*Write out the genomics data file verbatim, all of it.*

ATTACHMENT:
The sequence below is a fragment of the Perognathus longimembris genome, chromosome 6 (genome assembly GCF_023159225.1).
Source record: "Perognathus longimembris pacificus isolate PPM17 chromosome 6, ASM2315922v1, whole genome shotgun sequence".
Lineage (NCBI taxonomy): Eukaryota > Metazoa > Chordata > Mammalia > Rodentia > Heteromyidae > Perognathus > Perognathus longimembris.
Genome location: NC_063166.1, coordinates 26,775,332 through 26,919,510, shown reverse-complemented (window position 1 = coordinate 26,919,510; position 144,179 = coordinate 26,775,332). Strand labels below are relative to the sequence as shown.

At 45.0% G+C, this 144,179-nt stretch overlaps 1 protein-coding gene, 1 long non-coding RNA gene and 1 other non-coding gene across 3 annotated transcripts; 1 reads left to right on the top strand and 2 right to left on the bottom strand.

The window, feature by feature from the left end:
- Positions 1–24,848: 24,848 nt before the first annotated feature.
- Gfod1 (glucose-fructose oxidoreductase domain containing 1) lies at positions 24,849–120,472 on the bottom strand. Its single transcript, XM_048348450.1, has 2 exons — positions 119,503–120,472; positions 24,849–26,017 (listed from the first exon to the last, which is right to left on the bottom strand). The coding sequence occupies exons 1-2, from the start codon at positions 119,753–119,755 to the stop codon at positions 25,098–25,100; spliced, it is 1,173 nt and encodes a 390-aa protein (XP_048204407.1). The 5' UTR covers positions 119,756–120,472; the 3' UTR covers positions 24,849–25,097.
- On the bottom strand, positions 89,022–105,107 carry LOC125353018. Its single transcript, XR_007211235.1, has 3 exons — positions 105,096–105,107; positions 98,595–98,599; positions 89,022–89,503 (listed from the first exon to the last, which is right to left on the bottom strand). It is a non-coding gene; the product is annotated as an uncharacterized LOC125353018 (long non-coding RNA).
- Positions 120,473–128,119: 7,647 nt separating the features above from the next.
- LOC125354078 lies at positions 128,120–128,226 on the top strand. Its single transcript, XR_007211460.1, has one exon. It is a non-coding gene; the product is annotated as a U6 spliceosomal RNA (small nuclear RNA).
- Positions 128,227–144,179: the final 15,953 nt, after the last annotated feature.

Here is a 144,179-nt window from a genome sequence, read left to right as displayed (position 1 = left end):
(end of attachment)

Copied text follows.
The sequence below is a fragment of the Perognathus longimembris genome, chromosome 6 (genome assembly GCF_023159225.1).
Source record: "Perognathus longimembris pacificus isolate PPM17 chromosome 6, ASM2315922v1, whole genome shotgun sequence".
Lineage (NCBI taxonomy): Eukaryota > Metazoa > Chordata > Mammalia > Rodentia > Heteromyidae > Perognathus > Perognathus longimembris.
Genome location: NC_063166.1, coordinates 26,775,332 through 26,919,510, shown reverse-complemented (window position 1 = coordinate 26,919,510; position 144,179 = coordinate 26,775,332). Strand labels below are relative to the sequence as shown.

At 45.0% G+C, this 144,179-nt stretch overlaps 1 protein-coding gene, 1 long non-coding RNA gene and 1 other non-coding gene across 3 annotated transcripts; 1 reads left to right on the top strand and 2 right to left on the bottom strand.

The window, feature by feature from the left end:
- Positions 1–24,848: 24,848 nt before the first annotated feature.
- Gfod1 (glucose-fructose oxidoreductase domain containing 1) lies at positions 24,849–120,472 on the bottom strand. Its single transcript, XM_048348450.1, has 2 exons — positions 119,503–120,472; positions 24,849–26,017 (listed from the first exon to the last, which is right to left on the bottom strand). The coding sequence occupies exons 1-2, from the start codon at positions 119,753–119,755 to the stop codon at positions 25,098–25,100; spliced, it is 1,173 nt and encodes a 390-aa protein (XP_048204407.1). The 5' UTR covers positions 119,756–120,472; the 3' UTR covers positions 24,849–25,097.
- On the bottom strand, positions 89,022–105,107 carry LOC125353018. Its single transcript, XR_007211235.1, has 3 exons — positions 105,096–105,107; positions 98,595–98,599; positions 89,022–89,503 (listed from the first exon to the last, which is right to left on the bottom strand). It is a non-coding gene; the product is annotated as an uncharacterized LOC125353018 (long non-coding RNA).
- Positions 120,473–128,119: 7,647 nt separating the features above from the next.
- LOC125354078 lies at positions 128,120–128,226 on the top strand. Its single transcript, XR_007211460.1, has one exon. It is a non-coding gene; the product is annotated as a U6 spliceosomal RNA (small nuclear RNA).
- Positions 128,227–144,179: the final 15,953 nt, after the last annotated feature.

Here is a 144,179-nt window from a genome sequence, read left to right as displayed (position 1 = left end):